Work notes

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Three things necessary to do Work in
Physics:
• There must be an applied force F.
• There must be a change in
displacement x (velocity).
• The force must have a component
along the displacement (or velocity).
F
q
F
x
q
If a force does not affect
displacement, it does no work.
The force F exerted on the
pot by the man does work.
F
W
The earth exerts a force W on
pot, but does no work even
though there is displacement.
Definition of Work
Work is a scalar quantity equal to the
product of the displacement x and the
component of the force Fx in the
direction of the displacement.
Work = Force component X displacement
Work = Fx x
Positive Work
F
x
Force F contributes to displacement x.
Example: If F = 40 N and x = 4 m, then
Work = (40 N)(4 m) = 160 Nm
Work = 160 J
1 Nm = 1 Joule (J)
Negative Work
x
f
The friction force f opposes the displacement.
Example: If f = -10 N and x = 4 m, then
Work = (-10 N)(4 m) = - 40 J
Work = - 40 J
Resultant Work or Net Work
Resultant work is the algebraic sum of
the individual works of each force.
x
f
F
Example: F = 40 N, f = -10 N and x = 4 m
Work = (40 N)(4 m) + (-10 N)(4 m)
Work = 120 J
Work of a Force at an Angle
Work = Fx x
F = 70 N
x = 12 m
60o
Work = (F cos q) x
Work = (70 N) Cos 600 (12 m) = 420 J
Work = 420 J
Only the x-component of
the force does work!
Work Done by a Varying Force
For a force that varies, work done is the area under the
force vs. distance curve.
Work and Kinetic Energy
A resultant force changes the velocity of an
object and does work on that object.
vo
m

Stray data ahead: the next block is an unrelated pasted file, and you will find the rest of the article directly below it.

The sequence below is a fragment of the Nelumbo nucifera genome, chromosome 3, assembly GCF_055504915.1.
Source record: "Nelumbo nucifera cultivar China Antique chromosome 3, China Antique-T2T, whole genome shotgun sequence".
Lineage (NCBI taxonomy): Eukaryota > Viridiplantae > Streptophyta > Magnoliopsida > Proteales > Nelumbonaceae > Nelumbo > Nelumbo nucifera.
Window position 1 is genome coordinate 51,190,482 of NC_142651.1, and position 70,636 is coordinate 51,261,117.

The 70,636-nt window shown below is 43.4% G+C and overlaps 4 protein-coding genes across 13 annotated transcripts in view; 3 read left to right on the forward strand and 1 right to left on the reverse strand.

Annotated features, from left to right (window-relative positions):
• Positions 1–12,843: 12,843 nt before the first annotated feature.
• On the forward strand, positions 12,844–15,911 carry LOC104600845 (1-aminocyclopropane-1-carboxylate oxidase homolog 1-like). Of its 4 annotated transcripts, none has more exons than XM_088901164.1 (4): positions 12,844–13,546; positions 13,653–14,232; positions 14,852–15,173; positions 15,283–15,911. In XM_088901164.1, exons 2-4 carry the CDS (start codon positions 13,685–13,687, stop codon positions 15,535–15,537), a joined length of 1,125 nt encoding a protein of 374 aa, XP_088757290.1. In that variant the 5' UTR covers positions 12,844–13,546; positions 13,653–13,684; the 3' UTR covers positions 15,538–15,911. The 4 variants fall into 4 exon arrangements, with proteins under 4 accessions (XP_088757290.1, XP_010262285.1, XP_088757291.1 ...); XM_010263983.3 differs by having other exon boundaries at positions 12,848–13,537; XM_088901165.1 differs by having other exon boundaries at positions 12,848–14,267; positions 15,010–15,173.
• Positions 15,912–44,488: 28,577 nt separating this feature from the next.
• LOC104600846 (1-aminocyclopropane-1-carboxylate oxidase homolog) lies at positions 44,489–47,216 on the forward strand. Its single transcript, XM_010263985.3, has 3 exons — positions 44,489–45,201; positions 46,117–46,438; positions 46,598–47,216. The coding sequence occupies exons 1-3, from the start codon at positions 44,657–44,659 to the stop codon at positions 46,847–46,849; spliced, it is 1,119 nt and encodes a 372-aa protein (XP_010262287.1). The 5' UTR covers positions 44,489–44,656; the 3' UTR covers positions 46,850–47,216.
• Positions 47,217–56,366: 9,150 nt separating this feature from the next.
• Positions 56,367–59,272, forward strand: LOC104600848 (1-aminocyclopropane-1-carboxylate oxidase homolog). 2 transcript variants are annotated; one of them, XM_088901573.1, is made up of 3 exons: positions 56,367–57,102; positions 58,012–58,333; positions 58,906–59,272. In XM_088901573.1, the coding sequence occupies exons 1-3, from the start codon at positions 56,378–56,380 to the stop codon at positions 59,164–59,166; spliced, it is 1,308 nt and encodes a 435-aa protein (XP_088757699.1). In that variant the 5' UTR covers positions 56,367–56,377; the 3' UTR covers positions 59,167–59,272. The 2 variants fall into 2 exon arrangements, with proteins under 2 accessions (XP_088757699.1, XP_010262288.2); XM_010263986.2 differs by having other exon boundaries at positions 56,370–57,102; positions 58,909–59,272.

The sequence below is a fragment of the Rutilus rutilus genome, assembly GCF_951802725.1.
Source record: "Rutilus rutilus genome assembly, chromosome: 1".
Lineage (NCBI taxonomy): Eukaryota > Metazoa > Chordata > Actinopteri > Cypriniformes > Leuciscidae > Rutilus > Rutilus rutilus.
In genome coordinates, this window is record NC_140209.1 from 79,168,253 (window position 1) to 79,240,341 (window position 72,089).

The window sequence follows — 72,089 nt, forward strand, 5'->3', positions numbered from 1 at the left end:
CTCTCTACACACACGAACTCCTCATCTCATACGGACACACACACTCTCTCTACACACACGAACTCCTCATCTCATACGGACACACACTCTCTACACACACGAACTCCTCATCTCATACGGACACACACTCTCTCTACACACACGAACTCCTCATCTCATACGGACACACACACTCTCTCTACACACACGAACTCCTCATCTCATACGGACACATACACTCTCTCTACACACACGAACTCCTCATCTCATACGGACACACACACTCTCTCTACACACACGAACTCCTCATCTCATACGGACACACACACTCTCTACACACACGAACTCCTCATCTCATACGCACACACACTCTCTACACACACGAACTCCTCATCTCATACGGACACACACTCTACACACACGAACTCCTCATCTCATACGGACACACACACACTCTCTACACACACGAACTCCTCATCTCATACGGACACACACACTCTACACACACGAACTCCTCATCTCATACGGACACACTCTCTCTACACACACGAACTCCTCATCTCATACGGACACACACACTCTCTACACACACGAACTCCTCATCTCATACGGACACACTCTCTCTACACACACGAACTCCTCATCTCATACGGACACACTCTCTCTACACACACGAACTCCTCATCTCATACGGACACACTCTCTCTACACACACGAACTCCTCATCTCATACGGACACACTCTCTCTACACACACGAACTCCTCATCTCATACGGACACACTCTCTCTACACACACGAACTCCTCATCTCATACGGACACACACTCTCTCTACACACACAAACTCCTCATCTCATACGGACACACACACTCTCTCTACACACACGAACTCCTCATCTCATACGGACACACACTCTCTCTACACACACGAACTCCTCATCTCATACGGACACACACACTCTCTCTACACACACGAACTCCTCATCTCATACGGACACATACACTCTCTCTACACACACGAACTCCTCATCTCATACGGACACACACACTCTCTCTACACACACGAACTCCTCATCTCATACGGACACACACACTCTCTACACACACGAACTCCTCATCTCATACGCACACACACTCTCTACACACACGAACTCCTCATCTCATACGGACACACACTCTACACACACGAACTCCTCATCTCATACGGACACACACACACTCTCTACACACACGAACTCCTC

vf
x
F
F
m
a
Work  Fx  (ma) x;
Work  mv  mv
1
2
2
f
1
2
v v
2
0
2
f
2
0
2x
The Work-Energy Theorem
Work is equal
to the change
in ½mv2
Work  mv  mv
1
2
2
f
1
2
2
0
If we define kinetic energy as ½mv2 then we
can state a very important physical principle:
The Work-Energy Theorem: The work
done by a resultant force is equal to the
change in kinetic energy that it produces.
Problem Solving Using Conservation of
Mechanical Energy
If there is no friction, the speed of a roller coaster will
depend only on its height compared to its starting height.
It does not matter on path taken. Because gravity is the
only force doing work. Why not normal force?
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Conservative and Nonconservative Forces
If friction is present, the work done depends not only on
the starting and ending points, but also on the path taken.
Friction is called a nonconservative force.
© 2014 Pearson Education, Inc.
6-5 Conservative and Nonconservative Forces
Potential energy can
only be defined for
conservative forces.
© 2014 Pearson Education, Inc.
Conservative and Nonconservative Forces
Therefore, we distinguish between the work done by
conservative forces and the work done by
nonconservative forces.
We find that the work done by nonconservative forces is
equal to the total change in kinetic and potential
energies:
Work Done by a Constant Force
The work done by a non conservative force is also equal
to the following. In this case energy is being added to the
system.
© 2014 Pearson Education, Inc.
6-9 Energy Conservation with Dissipative
Processes; Solving Problems
If there is a nonconservative force such as friction,
where do the kinetic and potential energies go?
They become heat; the actual temperature rise of the
materials involved can be calculated.
© 2014 Pearson Education, Inc.
Power
Power is the rate at which work is done—
(6-17)
In the SI system, the units of
power are watts:
1W = 1 J/s
The difference between walking
and running up these stairs is
power— the change in gravitational
potential energy is the same.
© 2014 Pearson Education, Inc.
Power
Power is also needed for acceleration and for moving
against the force of gravity.
The average power can be written in terms of the force
and the average velocity:
(6-18)
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